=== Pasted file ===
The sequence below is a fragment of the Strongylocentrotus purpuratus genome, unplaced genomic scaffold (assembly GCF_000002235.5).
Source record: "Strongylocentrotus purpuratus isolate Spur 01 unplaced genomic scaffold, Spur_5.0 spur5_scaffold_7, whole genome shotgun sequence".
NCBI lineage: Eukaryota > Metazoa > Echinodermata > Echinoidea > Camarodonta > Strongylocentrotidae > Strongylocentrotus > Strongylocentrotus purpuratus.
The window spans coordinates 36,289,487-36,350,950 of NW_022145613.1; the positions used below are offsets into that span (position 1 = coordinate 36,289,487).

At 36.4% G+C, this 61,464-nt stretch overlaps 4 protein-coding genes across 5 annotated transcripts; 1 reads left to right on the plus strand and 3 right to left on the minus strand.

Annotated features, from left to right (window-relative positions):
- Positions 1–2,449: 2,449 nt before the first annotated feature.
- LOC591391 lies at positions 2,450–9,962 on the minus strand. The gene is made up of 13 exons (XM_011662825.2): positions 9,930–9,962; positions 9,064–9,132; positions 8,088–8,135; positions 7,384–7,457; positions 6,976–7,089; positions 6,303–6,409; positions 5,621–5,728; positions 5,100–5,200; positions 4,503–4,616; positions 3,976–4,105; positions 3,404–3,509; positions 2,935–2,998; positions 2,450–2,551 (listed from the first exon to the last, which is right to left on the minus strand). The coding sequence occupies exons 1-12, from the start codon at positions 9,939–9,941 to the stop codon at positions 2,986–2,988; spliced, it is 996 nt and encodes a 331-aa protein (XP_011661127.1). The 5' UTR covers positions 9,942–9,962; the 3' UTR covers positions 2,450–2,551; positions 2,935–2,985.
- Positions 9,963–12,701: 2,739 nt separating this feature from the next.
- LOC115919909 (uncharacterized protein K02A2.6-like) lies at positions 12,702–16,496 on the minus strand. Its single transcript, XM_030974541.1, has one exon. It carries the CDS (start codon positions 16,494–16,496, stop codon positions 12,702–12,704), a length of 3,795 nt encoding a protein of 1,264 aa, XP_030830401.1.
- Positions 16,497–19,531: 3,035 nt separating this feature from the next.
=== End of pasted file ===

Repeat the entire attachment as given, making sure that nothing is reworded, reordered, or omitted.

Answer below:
The sequence below is a fragment of the Strongylocentrotus purpuratus genome, unplaced genomic scaffold (assembly GCF_000002235.5).
Source record: "Strongylocentrotus purpuratus isolate Spur 01 unplaced genomic scaffold, Spur_5.0 spur5_scaffold_7, whole genome shotgun sequence".
NCBI lineage: Eukaryota > Metazoa > Echinodermata > Echinoidea > Camarodonta > Strongylocentrotidae > Strongylocentrotus > Strongylocentrotus purpuratus.
The window spans coordinates 36,289,487-36,350,950 of NW_022145613.1; the positions used below are offsets into that span (position 1 = coordinate 36,289,487).

At 36.4% G+C, this 61,464-nt stretch overlaps 4 protein-coding genes across 5 annotated transcripts; 1 reads left to right on the plus strand and 3 right to left on the minus strand.

Annotated features, from left to right (window-relative positions):
- Positions 1–2,449: 2,449 nt before the first annotated feature.
- LOC591391 lies at positions 2,450–9,962 on the minus strand. The gene is made up of 13 exons (XM_011662825.2): positions 9,930–9,962; positions 9,064–9,132; positions 8,088–8,135; positions 7,384–7,457; positions 6,976–7,089; positions 6,303–6,409; positions 5,621–5,728; positions 5,100–5,200; positions 4,503–4,616; positions 3,976–4,105; positions 3,404–3,509; positions 2,935–2,998; positions 2,450–2,551 (listed from the first exon to the last, which is right to left on the minus strand). The coding sequence occupies exons 1-12, from the start codon at positions 9,939–9,941 to the stop codon at positions 2,986–2,988; spliced, it is 996 nt and encodes a 331-aa protein (XP_011661127.1). The 5' UTR covers positions 9,942–9,962; the 3' UTR covers positions 2,450–2,551; positions 2,935–2,985.
- Positions 9,963–12,701: 2,739 nt separating this feature from the next.
- LOC115919909 (uncharacterized protein K02A2.6-like) lies at positions 12,702–16,496 on the minus strand. Its single transcript, XM_030974541.1, has one exon. It carries the CDS (start codon positions 16,494–16,496, stop codon positions 12,702–12,704), a length of 3,795 nt encoding a protein of 1,264 aa, XP_030830401.1.
- Positions 16,497–19,531: 3,035 nt separating this feature from the next.